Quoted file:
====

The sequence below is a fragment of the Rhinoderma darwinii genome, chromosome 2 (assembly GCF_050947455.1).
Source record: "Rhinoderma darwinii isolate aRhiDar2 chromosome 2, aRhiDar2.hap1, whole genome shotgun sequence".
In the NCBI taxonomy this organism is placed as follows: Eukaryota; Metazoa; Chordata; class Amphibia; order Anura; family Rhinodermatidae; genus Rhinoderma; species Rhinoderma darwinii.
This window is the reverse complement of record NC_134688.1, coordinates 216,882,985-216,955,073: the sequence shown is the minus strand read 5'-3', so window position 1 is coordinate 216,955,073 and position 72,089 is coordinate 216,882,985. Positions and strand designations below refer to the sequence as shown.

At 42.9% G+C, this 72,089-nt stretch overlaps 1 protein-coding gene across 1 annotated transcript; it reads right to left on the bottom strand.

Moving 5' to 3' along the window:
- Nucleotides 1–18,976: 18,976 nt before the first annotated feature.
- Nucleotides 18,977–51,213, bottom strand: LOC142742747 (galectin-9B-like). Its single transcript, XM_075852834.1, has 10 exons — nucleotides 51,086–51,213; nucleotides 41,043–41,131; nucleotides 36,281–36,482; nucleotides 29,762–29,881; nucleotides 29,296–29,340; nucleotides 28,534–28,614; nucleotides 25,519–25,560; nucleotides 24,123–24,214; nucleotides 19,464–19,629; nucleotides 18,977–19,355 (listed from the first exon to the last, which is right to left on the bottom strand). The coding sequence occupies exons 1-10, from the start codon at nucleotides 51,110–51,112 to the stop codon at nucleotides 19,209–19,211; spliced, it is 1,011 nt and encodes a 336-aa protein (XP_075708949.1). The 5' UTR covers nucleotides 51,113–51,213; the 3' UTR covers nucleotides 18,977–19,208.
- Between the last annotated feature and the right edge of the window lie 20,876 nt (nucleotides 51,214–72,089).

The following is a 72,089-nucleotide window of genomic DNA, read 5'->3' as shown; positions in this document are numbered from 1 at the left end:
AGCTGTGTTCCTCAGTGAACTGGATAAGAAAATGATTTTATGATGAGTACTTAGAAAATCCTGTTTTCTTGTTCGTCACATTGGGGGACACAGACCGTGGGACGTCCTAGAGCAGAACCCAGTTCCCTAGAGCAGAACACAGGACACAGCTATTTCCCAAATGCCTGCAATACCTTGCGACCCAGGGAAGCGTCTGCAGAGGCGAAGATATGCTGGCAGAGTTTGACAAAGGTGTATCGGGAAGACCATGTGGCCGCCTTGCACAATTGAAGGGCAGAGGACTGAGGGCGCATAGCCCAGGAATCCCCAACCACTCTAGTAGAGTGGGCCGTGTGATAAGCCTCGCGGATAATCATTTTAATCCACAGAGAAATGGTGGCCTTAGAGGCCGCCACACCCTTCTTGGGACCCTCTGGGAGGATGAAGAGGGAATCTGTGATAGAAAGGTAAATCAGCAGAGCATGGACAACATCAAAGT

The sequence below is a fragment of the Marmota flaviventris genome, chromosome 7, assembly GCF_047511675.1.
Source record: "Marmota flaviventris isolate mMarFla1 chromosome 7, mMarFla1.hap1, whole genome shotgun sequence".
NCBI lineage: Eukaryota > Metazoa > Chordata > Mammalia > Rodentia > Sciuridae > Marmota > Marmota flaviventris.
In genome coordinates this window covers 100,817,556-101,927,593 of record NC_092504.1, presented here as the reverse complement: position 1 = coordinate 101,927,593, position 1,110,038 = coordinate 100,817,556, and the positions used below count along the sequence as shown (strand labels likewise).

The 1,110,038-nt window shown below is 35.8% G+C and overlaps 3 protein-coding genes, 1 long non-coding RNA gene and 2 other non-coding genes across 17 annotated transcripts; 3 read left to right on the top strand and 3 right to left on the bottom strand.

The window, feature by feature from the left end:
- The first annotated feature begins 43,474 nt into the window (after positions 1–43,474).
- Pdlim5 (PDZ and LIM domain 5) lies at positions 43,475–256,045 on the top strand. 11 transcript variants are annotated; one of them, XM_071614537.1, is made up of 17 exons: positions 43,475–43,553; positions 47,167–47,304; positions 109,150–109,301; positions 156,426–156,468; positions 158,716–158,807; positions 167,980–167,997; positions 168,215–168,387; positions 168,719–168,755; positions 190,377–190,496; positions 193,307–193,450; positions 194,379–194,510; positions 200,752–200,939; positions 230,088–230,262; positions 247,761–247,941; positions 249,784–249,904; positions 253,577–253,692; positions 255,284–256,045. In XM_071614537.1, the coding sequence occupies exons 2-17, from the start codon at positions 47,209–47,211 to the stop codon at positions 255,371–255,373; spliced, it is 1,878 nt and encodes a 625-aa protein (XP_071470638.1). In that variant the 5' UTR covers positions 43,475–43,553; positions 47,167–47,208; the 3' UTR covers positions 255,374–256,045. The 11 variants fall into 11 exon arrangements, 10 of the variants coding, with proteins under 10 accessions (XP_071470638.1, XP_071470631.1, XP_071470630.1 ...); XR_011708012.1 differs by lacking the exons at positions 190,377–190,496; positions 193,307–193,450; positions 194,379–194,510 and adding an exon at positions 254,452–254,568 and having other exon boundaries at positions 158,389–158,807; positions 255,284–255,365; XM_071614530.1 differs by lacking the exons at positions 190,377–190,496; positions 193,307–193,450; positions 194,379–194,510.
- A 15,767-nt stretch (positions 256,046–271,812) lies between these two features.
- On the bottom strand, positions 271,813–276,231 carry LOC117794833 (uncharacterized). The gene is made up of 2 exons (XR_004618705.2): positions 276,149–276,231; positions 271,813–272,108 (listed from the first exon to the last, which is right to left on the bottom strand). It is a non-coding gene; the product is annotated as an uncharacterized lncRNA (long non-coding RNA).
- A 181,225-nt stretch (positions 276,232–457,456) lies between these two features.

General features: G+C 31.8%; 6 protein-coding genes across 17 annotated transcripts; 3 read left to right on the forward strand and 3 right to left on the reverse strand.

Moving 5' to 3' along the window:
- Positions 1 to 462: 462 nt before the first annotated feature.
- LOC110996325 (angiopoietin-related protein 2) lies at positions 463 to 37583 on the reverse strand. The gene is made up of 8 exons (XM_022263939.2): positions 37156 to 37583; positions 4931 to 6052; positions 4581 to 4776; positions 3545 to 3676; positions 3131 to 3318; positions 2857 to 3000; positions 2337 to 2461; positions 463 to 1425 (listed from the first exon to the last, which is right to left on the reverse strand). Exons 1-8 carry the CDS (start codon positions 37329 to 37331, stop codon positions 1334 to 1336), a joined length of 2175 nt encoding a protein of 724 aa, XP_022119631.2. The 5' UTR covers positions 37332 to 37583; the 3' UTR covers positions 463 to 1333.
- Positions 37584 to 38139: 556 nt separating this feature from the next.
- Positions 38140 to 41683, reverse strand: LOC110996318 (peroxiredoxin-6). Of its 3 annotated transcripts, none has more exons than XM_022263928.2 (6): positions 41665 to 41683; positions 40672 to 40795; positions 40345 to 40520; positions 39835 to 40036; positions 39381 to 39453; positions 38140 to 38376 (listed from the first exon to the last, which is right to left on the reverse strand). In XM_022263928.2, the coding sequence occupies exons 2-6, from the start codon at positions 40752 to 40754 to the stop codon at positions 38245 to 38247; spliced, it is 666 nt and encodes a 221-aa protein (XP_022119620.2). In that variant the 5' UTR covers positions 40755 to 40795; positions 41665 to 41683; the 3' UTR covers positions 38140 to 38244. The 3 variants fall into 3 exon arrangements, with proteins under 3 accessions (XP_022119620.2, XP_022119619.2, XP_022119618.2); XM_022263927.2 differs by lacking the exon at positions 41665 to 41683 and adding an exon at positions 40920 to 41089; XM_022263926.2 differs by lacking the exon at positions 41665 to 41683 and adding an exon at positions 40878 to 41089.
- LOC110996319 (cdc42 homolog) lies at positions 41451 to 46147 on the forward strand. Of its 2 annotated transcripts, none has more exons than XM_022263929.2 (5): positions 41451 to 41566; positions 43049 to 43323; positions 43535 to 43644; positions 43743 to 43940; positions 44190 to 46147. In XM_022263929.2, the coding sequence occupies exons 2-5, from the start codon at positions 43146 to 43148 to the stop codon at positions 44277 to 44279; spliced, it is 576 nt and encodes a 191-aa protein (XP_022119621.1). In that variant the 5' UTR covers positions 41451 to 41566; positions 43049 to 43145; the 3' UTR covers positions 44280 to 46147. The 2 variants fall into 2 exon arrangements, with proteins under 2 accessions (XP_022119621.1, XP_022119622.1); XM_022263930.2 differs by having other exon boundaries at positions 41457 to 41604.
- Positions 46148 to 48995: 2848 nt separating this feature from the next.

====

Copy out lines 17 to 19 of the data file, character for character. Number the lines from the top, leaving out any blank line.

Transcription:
The window, feature by feature from the left end:
- The first annotated feature begins 43,474 nt into the window (after positions 1–43,474).
- Pdlim5 (PDZ and LIM domain 5) lies at positions 43,475–256,045 on the top strand. 11 transcript variants are annotated; one of them, XM_071614537.1, is made up of 17 exons: positions 43,475–43,553; positions 47,167–47,304; positions 109,150–109,301; positions 156,426–156,468; positions 158,716–158,807; positions 167,980–167,997; positions 168,215–168,387; positions 168,719–168,755; positions 190,377–190,496; positions 193,307–193,450; positions 194,379–194,510; positions 200,752–200,939; positions 230,088–230,262; positions 247,761–247,941; positions 249,784–249,904; positions 253,577–253,692; positions 255,284–256,045. In XM_071614537.1, the coding sequence occupies exons 2-17, from the start codon at positions 47,209–47,211 to the stop codon at positions 255,371–255,373; spliced, it is 1,878 nt and encodes a 625-aa protein (XP_071470638.1). In that variant the 5' UTR covers positions 43,475–43,553; positions 47,167–47,208; the 3' UTR covers positions 255,374–256,045. The 11 variants fall into 11 exon arrangements, 10 of the variants coding, with proteins under 10 accessions (XP_071470638.1, XP_071470631.1, XP_071470630.1 ...); XR_011708012.1 differs by lacking the exons at positions 190,377–190,496; positions 193,307–193,450; positions 194,379–194,510 and adding an exon at positions 254,452–254,568 and having other exon boundaries at positions 158,389–158,807; positions 255,284–255,365; XM_071614530.1 differs by lacking the exons at positions 190,377–190,496; positions 193,307–193,450; positions 194,379–194,510.